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  • Anatomical Considerations for Treatment of Anterior Communicating Artery Aneurysms with Flow Diversion

    Final Number:
    157

    Authors:
    Omar Tanweer MD; Jan-Karl Burkhardt MD; Miguel Litao; Pankaj Sharma; Eytan Raz; Maksim Shapiro; Peter K. Nelson MD; Howard A. Riina MD, FACS

    Study Design:
    Clinical trial

    Subject Category:
    Aneurysm/Subarachnoid Hemorrhage

    Meeting: AANS/CNS Cerebrovascular Section 2018 Annual Meeting

    Introduction: Anterior communicating artery (ACoA) aneurysms remain challenging aneurysms to treat. There are scattered reports of use of flow diversion for treatment of ACoA aneurysms. We aim to specifically identify favorable anatomy and different considerations for successful treatment of ACoA aneurysms with flow diversion.

    Methods: We performed a retrospective review of a prospectively collected database on treatment of aneurysms with flow diversion. Clinical and radiological data were collected for analysis including clinical presentation and demographics, anatomy of ACoA complex, complications, follow-up and outcome data.

    Results: Our review yielded 11 patients with ACoA aneurysms treated with a Pipeline embolization device (PED). Nine of the patients were unruptured and 2 patients were treated in a delayed fashion after a hemorrhage. Four out of 11 failed previous treatment (n=2 coils, n=2 surgical clipping). In 5 cases, one of the A1 vessels was dominant and in 6 cases the A1 vessels were co-dominant. In the single dominant A1 configuration, the PED was used from A1 to ipsilateral A2 and in 60% of the cases adjunctive coiling was used. In the co-dominant configurations, 1 case utilized bilateral A1-A2 pipeline construct without coils; three cases utilized unilateral PED without coils; two cases utilized a unilateral PED with coils. When the contralateral A1 provided access to the aneurysm, coiling was often done utilizing the A1 vessel contralateral to the A1-A2 PED. In 10 cases, the aneurysm neck included the ACoA artery and the A1 or A2 Vessel. In 1 case the aneurysm neck was isolated to the ACoA artery and a bilateral PED complex in the A1-2 segments were used. In no cases did a PED cross the anterior communicator into the contralateral A2. Obliteration was noted in 100% of the cases with adequate follow-up (n=5). No complications such as hemorrhage or infarcts were seen.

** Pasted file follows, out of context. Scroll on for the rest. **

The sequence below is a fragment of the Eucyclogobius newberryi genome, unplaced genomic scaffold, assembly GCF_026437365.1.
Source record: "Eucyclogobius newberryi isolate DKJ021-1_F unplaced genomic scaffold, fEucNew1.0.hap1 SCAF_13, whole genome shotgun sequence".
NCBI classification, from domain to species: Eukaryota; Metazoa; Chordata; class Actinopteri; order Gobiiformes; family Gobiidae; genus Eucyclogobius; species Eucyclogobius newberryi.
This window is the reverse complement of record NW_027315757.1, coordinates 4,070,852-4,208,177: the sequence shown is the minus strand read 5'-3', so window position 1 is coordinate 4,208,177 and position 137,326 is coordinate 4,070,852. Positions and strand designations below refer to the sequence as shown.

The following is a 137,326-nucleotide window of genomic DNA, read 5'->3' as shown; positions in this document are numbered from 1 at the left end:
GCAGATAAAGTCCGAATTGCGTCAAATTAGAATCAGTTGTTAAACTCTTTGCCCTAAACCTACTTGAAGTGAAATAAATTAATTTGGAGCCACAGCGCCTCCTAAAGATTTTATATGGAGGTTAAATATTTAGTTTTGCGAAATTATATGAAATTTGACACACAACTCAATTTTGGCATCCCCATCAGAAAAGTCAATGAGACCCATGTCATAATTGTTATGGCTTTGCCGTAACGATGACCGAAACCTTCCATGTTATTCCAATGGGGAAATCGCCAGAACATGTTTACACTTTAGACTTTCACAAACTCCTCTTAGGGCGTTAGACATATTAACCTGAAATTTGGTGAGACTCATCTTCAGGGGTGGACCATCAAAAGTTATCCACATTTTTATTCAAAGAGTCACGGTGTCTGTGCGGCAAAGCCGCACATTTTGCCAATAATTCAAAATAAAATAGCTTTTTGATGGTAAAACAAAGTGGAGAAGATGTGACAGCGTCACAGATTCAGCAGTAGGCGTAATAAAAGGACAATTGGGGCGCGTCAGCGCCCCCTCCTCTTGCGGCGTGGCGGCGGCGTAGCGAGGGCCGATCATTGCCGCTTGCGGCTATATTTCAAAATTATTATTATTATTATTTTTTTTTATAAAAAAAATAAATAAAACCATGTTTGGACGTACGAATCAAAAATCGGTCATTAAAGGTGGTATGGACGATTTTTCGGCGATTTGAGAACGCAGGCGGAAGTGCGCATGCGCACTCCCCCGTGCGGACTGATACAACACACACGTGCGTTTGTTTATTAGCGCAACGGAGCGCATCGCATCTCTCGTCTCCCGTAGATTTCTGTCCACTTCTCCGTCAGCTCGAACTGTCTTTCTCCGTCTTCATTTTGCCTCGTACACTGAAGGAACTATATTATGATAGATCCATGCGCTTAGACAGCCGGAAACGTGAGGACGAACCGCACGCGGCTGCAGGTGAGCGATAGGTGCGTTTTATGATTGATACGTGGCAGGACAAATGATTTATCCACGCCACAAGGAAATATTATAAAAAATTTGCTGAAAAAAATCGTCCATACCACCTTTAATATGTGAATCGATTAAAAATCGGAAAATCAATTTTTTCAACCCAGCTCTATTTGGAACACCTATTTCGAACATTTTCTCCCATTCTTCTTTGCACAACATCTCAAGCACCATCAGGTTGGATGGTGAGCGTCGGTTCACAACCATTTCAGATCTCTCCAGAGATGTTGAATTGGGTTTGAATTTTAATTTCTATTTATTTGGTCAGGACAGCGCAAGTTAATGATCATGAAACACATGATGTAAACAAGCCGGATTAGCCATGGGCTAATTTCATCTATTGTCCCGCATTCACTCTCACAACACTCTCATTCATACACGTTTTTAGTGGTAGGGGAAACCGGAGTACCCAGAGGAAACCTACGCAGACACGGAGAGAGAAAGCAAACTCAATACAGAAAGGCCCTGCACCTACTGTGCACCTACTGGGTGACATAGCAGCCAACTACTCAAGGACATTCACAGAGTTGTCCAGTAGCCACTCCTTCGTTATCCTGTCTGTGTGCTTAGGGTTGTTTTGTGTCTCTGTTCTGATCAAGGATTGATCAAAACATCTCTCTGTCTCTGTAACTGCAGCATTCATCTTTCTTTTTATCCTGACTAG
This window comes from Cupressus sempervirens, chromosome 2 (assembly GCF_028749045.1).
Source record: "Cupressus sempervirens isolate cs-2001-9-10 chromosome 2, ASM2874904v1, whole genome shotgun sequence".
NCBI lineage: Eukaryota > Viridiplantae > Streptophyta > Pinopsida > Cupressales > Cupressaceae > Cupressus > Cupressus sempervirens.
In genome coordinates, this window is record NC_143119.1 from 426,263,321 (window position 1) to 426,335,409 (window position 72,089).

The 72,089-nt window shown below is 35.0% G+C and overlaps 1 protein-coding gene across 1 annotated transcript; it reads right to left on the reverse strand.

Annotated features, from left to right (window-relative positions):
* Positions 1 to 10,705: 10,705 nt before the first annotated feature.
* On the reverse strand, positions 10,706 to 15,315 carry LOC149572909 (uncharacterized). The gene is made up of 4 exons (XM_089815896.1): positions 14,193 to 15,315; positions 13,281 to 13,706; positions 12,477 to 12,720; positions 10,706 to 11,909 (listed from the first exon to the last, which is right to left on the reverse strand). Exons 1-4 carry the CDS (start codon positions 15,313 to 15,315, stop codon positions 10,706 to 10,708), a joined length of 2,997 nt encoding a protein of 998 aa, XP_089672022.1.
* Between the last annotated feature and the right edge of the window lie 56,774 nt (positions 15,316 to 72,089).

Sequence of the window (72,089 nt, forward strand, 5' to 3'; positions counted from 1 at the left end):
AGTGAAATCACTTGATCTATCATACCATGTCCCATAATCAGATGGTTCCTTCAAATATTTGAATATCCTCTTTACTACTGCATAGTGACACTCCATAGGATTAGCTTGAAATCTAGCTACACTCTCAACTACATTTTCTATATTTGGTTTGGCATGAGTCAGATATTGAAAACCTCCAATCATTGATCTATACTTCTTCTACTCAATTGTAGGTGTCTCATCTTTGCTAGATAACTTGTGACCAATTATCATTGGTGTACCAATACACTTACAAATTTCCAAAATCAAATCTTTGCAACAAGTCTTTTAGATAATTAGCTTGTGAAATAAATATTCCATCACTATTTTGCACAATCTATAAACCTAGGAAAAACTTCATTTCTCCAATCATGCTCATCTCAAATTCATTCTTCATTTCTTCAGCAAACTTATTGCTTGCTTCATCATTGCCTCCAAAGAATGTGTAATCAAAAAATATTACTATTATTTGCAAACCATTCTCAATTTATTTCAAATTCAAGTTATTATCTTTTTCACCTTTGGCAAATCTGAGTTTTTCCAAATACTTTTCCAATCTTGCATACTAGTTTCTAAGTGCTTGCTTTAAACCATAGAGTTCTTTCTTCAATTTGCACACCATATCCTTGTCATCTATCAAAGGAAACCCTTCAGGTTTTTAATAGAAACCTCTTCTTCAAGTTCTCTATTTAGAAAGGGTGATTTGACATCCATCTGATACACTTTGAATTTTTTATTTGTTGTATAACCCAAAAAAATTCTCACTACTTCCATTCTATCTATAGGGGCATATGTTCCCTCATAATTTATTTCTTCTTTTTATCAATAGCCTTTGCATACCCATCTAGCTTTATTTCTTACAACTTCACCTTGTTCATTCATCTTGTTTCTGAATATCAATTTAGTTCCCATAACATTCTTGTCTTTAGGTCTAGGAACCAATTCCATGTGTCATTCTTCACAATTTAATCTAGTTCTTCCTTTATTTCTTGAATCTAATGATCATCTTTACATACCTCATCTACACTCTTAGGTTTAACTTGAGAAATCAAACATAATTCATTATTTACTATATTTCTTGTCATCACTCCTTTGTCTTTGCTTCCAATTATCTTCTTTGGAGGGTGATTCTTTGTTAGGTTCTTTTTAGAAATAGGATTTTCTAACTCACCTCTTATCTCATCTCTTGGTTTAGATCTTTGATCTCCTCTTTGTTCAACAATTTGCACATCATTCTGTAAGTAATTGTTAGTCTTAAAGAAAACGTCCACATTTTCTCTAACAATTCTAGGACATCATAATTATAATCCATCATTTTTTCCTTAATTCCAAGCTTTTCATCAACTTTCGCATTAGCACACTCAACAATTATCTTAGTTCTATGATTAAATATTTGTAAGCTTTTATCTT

Conclusions: The unique anatomy and configuration of different ACoA aneurysms allow for a variety of treatment options. For those patients undergoing consideration for flow diversion, careful consideration of the bilateral A1/A2 and ACoA anatomy and location of the vessels giving rise to the aneurysm neck, can lead to successful and safe treatment with flow diversion.

    Patient Care: Expanding treatment options and techniques for a particular type of aneurysm.

    Learning Objectives: Flow diversion is a possible treatment for Anterior communicating artery aneurysms

    References:

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